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Coach Smith has left the building

The phalanx of administrators, fellow teachers, staff members and students stretched along the side of the Bowen building on the North campus of Woodstock Academy recently.

All were in attendance for one thing; to wish Greg Smith well.

The veteran educator and coach spent his last day on the job on Jan. 19.

His last 30 years have been spent serving the students of Woodstock Academy both in the classroom and on the sidelines.

“The whole last few weeks have been surreal, just the memories that come flooding back. People that I haven’t talked to in years, if not decades, are reaching out. You don’t think about these people for so long and then, they come back into your life and so do all the memories. Talking to the kids that I have currently have about what the Academy was like and how it has changed. It was surreal, it was cathartic,” Smith said prior to taking a well-deserved vacation trip to Mexico.

He had been a social studies teacher.

That did not change.

But his place on the sidelines was much more dynamic.

He was an assistant coach for the football and soccer programs, head basketball coach, the head coach of tennis and baseball and an assistant for outdoor track and lacrosse.

He hung up the coaching sneakers in 2015 but didn’t give up his love of athletics. He was color commentator on the school’s athletic broadcasts since 2017.

“I’m going to miss being part of something that is bigger than myself, whether that is in the classroom or on the playing surfaces. When you are the coach, you make the team, you create something out of nothing and, hopefully, guide it in a direction that is positive for everyone involved,” Smith said.

There was no bigger positive than 2013.

That was when Woodstock Academy surprised much of the state with a 52-49 win over Trinity Catholic in the Class L boys basketball state championship game at the Mohegan Sun.

Smith was at the helm.

“It was a bunch of local kids from this area who showed they could really rise to that level, playing against teams that did not know we existed. We played against teams with top players from outside of Connecticut, taking trains in from New York but we had this charisma and connection. It was just beautiful. Greg always knew that they would win and, most of the time, they always knew they were going to win,” said Woodstock Academy associate head of school Holly Singleton.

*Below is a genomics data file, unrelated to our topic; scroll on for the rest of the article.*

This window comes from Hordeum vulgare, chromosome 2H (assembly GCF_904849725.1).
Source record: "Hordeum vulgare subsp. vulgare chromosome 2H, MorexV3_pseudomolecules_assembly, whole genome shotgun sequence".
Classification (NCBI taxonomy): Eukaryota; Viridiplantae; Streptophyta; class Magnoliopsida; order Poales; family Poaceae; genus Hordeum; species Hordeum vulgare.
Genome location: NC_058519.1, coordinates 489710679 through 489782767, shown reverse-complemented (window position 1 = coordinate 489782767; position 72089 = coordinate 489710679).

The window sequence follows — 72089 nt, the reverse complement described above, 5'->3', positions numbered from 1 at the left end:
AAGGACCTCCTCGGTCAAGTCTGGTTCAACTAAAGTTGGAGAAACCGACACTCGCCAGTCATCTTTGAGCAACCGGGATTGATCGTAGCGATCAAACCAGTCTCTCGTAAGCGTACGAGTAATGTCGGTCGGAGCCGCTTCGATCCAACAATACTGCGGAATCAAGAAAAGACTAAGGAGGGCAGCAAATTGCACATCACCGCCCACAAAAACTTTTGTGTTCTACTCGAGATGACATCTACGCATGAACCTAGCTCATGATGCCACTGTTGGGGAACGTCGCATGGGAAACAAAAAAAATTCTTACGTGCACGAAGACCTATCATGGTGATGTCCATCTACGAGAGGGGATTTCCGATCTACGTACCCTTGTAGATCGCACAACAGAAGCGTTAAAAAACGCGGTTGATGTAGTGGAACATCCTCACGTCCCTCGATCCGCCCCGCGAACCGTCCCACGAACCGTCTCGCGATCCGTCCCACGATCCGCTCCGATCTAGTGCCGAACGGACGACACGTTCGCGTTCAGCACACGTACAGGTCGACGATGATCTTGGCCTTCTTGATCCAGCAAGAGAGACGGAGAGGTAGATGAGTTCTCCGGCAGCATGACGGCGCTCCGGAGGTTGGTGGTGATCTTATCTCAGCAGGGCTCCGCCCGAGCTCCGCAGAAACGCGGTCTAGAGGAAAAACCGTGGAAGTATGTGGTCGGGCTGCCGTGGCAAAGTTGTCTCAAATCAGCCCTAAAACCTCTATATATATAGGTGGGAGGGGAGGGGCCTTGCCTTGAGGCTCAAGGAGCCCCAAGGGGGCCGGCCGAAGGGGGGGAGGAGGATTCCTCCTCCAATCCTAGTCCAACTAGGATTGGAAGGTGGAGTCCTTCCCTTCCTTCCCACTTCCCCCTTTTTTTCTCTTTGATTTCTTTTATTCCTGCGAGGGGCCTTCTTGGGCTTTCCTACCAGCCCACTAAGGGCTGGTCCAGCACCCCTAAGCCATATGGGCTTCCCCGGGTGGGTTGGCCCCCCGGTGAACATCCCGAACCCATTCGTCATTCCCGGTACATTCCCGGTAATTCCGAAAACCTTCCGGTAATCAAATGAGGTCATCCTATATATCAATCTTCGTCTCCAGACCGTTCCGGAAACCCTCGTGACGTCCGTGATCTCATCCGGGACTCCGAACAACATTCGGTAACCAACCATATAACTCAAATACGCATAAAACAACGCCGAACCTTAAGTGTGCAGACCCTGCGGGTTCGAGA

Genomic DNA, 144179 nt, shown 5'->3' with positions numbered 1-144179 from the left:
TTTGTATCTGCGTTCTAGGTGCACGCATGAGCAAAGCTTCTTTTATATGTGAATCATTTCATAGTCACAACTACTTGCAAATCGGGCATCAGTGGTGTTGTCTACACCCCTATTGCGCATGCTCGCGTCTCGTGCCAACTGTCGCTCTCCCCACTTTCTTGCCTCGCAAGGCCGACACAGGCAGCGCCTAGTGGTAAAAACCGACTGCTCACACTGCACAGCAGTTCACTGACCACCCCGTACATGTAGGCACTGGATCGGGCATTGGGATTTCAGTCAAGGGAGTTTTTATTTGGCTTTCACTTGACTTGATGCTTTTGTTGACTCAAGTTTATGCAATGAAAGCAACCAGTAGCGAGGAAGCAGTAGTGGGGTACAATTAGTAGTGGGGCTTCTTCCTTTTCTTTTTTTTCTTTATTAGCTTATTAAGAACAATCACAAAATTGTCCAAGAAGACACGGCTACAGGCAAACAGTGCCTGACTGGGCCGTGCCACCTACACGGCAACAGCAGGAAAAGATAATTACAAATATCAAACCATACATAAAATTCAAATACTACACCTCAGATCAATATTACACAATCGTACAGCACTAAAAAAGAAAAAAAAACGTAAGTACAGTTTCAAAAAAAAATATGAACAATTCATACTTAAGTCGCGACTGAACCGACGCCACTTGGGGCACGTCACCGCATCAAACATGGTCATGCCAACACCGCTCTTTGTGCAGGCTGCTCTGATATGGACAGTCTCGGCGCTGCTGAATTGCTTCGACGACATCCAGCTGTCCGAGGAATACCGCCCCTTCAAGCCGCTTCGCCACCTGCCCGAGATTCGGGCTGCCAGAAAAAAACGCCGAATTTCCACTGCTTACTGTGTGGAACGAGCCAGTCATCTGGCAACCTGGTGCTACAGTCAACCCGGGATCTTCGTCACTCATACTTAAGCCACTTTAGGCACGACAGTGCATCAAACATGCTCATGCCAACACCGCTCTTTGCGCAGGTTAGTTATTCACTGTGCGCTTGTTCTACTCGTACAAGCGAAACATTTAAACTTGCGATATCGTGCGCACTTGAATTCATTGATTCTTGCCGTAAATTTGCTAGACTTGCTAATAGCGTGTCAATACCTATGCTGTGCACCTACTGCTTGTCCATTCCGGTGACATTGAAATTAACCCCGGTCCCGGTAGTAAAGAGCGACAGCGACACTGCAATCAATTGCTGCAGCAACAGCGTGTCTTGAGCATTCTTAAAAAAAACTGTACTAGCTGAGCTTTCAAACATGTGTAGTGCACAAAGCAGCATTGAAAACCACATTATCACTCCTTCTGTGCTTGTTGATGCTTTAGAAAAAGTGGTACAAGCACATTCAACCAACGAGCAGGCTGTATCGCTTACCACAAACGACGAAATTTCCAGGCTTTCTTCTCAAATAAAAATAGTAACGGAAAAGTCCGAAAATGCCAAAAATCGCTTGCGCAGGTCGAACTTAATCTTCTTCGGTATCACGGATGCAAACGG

Those thoughts were echoed by the person who took the journey alongside Smith, assistant coach Mike Bourgeois.

“(Smith) definitely loved the kids, tried to motivate them, that was more important to him than X’s and O’s,” he said. “There was always a positive vibe even if it seemed unrealistic or unbelievable, it was always, you can do this. We will do this. It was always, ‘When we go out on the floor and win tonight,’ it was never an if.”

A little optimistic?

At times, maybe.

But it did pay a big dividend in 2013.

“If you coach long enough,you have magical times, but that was the whole year. Everything that happened, seemed to happen for a reason. Losing to Windham on a last-second shot from the volleyball line; losing to New London in the (Eastern Connecticut Conference) tournament – both those losses came at the perfect time to make us better,” Smith said. “Those losses proved to us we can’t play another team’s game- we had to play our game. If we try and go up-and-down with New London, we would end up on the short end. We had to dominate play and show other teams that this is how the game will be played. Trinity Catholic was averaging 78 points a game, we held them to 49. We did our job.”

Those memories all came back when the team was inducted into the Woodstock Academy Alumni Athletic Association Hall of Fame this past fall.

“Just to see (the players) again, all looked like they were in great shape and could go out and play. The smiles on their faces and how much they loved each other and continue to do so- it’s magical,” Smith said.

It’s what Smith had prospered doing throughout his career.

“It’s what was most important to Greg – relationships with students. Whether he was teaching or coaching, I think he actually saw the value with relationships with students before it was the buzz word and the cool thing to do. That really was his super-power. He could connect with just about any kid here,” Singleton said.

There were other highlights.

He remembered the football team’s win over Putnam, its first since the resumption of the of the football program and its unlikely win over Jemal Davis and Norwich Free Academy on Halloween in Norwich.

“We walked in there(prior to the game) and (NFA) had a banner on the back wall of the gym that said,’Congratulations on your Homecoming win.’ That didn’t go over too well,” Smith said.

Gary Brine, Bourgeois, Mike Lunt, Bob Derrico, Chris Sheehan, John Stringer, Bill Barker and Rob Mileski.

Coaches Smith looked up to and admired.

“I learned so much from each and every one of them. It’s one of the reasons I was a good basketball coach was because of everything I learned from everyone else,” Smith said.

He lived and breathed and wore Woodstock Academy, literally, on his sleeve.

His wardrobe was similar to that of Singleton; everything blue and gold with the WA logo.

It all means there is one thing he will have to get used to.


“Turning off the alarms on my phone was a very nice feeling. I don’t have to turn them back on,” Smith said.